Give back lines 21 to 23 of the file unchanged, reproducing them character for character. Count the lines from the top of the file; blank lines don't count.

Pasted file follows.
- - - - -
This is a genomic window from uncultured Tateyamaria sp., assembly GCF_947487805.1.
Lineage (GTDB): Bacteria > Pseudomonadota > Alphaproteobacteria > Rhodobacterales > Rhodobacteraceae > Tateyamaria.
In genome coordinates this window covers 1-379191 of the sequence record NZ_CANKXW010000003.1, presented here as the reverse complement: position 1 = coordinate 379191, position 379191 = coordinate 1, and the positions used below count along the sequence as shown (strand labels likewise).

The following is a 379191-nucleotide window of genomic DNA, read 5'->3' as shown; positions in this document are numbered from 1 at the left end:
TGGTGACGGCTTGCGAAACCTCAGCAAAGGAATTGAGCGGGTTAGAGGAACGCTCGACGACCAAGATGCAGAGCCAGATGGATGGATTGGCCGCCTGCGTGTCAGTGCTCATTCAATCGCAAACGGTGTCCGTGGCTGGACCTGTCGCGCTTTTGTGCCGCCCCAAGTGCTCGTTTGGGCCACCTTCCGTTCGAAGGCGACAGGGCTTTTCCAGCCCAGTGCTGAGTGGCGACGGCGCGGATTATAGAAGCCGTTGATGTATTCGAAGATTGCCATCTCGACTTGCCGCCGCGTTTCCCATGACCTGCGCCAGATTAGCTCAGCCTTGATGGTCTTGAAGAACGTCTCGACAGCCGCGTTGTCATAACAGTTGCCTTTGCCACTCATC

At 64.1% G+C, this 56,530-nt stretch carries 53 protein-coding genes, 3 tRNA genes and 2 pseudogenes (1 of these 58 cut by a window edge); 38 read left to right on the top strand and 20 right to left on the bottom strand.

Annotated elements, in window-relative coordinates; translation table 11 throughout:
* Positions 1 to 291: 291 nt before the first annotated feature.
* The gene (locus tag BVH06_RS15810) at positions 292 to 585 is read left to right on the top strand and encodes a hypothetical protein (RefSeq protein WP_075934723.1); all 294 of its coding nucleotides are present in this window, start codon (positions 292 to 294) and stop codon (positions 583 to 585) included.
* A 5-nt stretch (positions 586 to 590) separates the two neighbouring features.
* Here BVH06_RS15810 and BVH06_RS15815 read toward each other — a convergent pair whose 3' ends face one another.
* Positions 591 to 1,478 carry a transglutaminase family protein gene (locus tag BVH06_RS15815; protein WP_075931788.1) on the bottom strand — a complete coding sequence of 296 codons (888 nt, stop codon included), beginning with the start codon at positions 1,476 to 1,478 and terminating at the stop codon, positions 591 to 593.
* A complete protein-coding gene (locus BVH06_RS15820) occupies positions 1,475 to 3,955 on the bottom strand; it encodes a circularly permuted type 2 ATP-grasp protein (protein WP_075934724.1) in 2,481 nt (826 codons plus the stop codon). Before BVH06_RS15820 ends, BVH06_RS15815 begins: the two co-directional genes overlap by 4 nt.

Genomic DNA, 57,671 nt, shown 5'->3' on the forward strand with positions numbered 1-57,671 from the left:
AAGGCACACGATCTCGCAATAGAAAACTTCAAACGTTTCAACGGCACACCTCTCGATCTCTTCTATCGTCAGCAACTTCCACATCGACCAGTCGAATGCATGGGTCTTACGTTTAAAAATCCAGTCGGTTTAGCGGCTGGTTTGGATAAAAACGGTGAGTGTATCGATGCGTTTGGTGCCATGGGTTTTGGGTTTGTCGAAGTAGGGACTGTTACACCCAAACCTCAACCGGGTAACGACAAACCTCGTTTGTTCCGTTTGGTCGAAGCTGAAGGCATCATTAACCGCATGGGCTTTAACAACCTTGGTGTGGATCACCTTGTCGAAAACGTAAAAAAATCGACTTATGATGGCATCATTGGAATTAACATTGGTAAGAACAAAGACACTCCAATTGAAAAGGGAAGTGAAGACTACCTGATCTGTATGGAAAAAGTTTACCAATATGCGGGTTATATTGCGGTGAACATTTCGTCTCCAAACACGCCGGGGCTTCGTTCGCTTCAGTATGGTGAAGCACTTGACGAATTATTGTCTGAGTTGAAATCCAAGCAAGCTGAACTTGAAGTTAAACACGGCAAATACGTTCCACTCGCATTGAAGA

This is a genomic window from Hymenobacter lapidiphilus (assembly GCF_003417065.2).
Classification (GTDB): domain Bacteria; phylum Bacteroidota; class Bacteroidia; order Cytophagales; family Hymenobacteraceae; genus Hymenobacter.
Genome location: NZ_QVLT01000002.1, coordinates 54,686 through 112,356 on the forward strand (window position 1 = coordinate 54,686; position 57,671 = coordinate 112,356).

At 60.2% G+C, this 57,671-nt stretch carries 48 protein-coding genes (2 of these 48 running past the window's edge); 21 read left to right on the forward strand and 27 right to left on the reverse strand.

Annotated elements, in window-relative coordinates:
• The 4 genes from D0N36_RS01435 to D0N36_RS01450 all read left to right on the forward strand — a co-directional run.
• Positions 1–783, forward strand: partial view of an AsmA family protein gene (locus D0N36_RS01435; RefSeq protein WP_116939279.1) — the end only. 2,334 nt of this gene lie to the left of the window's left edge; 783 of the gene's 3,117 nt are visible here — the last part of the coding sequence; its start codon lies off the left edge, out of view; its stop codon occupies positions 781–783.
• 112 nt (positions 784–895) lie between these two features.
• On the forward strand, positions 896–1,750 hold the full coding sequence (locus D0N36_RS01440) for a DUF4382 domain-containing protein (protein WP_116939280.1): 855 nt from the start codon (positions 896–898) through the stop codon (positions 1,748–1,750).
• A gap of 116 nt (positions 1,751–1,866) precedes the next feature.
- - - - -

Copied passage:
• The 4 genes from D0N36_RS01435 to D0N36_RS01450 all read left to right on the forward strand — a co-directional run.
• Positions 1–783, forward strand: partial view of an AsmA family protein gene (locus D0N36_RS01435; RefSeq protein WP_116939279.1) — the end only. 2,334 nt of this gene lie to the left of the window's left edge; 783 of the gene's 3,117 nt are visible here — the last part of the coding sequence; its start codon lies off the left edge, out of view; its stop codon occupies positions 781–783.
• 112 nt (positions 784–895) lie between these two features.